Upgraded to from a “division” to a “center” in 1958, the CIA Photographic Interpretation Center was merged with the Department of Defense’s strategic photointerpretation resources in 1961 to become the National Photographic Interpretation Center. Two years later it moved into what would be its home for forty-eight years – longer than it would have the NPIC name. Unlike the Steuart Motors building, NPIC’s new facility was not a converted commercial space. Instead it was a converted industrial space at the Washington Navy Yard that had been built in 1944 to store the steel blanks for naval guns. Despite its mundane origins, Building 213 was enough of an improvement on the Steuart building that employees nicknamed it “Lundahl’s Palace.”
The business of photo intelligence had changed a lot by the time Building 213 was vacated in 2011. By then NPIC had gone through two agency amalgamations, becoming part of what is now the National Geospatial-Intelligence Agency (NGA). NGA consolidated its Washington, DC-area staff into a single campus in 2012 and the new building is pretty swanky. Architects RTKL told Metal Architecture magazine that the $1.4 billion campus had a concept based on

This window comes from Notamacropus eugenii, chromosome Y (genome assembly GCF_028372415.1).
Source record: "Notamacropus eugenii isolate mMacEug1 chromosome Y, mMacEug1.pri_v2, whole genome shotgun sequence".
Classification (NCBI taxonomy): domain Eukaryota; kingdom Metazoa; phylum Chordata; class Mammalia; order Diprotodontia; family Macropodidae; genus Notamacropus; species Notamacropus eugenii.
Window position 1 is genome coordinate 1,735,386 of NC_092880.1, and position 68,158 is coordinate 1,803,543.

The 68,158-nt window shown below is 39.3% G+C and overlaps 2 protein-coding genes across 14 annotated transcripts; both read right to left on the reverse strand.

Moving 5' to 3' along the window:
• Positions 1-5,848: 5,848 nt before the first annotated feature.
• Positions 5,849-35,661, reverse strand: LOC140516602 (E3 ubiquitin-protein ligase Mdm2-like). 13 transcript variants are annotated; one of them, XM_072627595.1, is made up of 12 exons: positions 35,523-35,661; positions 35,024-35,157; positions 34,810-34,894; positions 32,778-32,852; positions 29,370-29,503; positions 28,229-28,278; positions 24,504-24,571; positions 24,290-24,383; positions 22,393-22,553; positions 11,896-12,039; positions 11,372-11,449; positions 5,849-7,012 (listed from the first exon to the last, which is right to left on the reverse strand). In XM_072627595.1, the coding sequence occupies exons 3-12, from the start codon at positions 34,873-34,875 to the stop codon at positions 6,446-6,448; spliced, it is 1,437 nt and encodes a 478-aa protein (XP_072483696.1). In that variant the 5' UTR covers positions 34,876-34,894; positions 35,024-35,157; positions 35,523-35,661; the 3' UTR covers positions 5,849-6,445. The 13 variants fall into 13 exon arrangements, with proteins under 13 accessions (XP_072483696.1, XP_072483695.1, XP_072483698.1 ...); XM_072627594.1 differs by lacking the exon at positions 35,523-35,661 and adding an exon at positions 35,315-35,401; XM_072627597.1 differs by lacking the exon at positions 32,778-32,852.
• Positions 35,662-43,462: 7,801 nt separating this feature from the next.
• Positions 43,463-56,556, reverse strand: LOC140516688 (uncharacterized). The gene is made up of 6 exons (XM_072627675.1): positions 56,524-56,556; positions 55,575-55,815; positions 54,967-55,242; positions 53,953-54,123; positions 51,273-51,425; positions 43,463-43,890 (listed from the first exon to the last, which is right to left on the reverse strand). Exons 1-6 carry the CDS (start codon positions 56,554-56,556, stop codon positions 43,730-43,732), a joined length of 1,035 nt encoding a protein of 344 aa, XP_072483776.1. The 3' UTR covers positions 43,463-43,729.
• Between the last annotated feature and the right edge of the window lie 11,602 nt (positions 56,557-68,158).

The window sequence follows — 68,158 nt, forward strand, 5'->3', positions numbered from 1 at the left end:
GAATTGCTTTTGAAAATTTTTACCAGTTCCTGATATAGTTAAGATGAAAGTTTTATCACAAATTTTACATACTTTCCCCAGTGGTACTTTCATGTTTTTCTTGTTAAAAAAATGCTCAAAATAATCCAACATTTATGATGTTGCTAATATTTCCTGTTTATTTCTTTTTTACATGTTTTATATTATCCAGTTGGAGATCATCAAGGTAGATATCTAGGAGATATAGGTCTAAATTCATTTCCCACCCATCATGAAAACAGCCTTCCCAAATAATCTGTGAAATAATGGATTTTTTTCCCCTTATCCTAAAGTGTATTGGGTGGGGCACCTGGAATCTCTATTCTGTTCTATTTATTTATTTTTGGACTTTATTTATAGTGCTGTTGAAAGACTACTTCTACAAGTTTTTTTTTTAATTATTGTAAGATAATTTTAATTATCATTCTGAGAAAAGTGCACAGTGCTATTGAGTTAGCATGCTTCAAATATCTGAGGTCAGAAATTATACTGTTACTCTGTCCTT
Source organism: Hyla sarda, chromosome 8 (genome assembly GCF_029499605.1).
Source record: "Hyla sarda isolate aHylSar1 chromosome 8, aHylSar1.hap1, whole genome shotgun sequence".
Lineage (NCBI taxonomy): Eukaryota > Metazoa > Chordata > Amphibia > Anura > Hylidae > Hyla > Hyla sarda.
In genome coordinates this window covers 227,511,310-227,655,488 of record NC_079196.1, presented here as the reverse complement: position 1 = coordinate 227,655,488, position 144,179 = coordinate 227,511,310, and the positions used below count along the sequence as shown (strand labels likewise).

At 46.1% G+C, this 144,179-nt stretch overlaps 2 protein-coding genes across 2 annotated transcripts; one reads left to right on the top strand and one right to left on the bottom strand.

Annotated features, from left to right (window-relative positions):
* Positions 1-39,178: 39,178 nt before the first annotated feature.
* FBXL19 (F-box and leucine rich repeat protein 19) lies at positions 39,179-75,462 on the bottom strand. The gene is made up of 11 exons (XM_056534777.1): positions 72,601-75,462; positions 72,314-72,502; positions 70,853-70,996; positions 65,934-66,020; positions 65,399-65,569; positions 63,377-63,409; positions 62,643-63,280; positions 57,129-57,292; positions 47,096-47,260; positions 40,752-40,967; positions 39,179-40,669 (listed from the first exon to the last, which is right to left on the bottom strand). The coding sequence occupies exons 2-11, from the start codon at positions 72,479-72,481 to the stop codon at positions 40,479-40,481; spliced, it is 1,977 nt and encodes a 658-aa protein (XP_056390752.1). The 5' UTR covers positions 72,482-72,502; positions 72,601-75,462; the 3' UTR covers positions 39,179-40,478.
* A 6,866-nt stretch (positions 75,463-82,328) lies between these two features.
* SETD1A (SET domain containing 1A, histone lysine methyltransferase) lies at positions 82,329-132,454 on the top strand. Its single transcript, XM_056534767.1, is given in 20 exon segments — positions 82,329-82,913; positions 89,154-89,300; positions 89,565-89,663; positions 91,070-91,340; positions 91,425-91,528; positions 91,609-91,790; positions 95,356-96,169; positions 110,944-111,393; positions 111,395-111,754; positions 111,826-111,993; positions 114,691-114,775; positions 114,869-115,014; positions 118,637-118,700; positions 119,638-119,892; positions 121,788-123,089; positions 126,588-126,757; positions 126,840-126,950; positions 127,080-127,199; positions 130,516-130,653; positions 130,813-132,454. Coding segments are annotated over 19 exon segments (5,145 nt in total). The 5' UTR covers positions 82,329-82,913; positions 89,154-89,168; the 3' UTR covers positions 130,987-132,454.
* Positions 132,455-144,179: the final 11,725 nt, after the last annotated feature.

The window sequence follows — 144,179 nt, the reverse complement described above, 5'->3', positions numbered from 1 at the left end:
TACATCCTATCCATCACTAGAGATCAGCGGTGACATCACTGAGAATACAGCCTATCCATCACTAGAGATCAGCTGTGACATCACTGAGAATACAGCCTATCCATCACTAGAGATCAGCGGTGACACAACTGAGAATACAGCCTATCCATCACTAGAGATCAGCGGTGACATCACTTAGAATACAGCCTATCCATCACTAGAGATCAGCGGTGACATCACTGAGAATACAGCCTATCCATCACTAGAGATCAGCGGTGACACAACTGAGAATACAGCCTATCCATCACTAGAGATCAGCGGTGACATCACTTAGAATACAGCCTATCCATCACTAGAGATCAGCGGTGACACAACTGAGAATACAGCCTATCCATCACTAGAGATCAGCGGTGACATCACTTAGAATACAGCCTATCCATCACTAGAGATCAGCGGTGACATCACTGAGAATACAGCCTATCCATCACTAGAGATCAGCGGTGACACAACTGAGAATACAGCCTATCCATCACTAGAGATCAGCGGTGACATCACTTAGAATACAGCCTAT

the “terrestrial” meeting the “celestial.” “NGA uses their assets to develop an understanding of the earth and man-made improvements on it,” says [vice president Timothy J.] Hutcheson. “Traditionally this information has come from maps, aerial reconnaissance and satellites. The act of NGA looking down on the earth has become a metaphor for the building design, which is the reason why we chose a metal as the primary cladding element.” … “The upper portion of the building is more futuristic, with V columns that are intended to impart a feeling of lightness to the way the building touches the terrestrial base,” Hutcheson adds. “This allows the majority of the building to hover over the earth with precast façade divided into triangles reinforcing a celestial language.”
That’s a far cry from a temporary wood building, a dilapidated former school, and an auto manufacturer’s upper floors.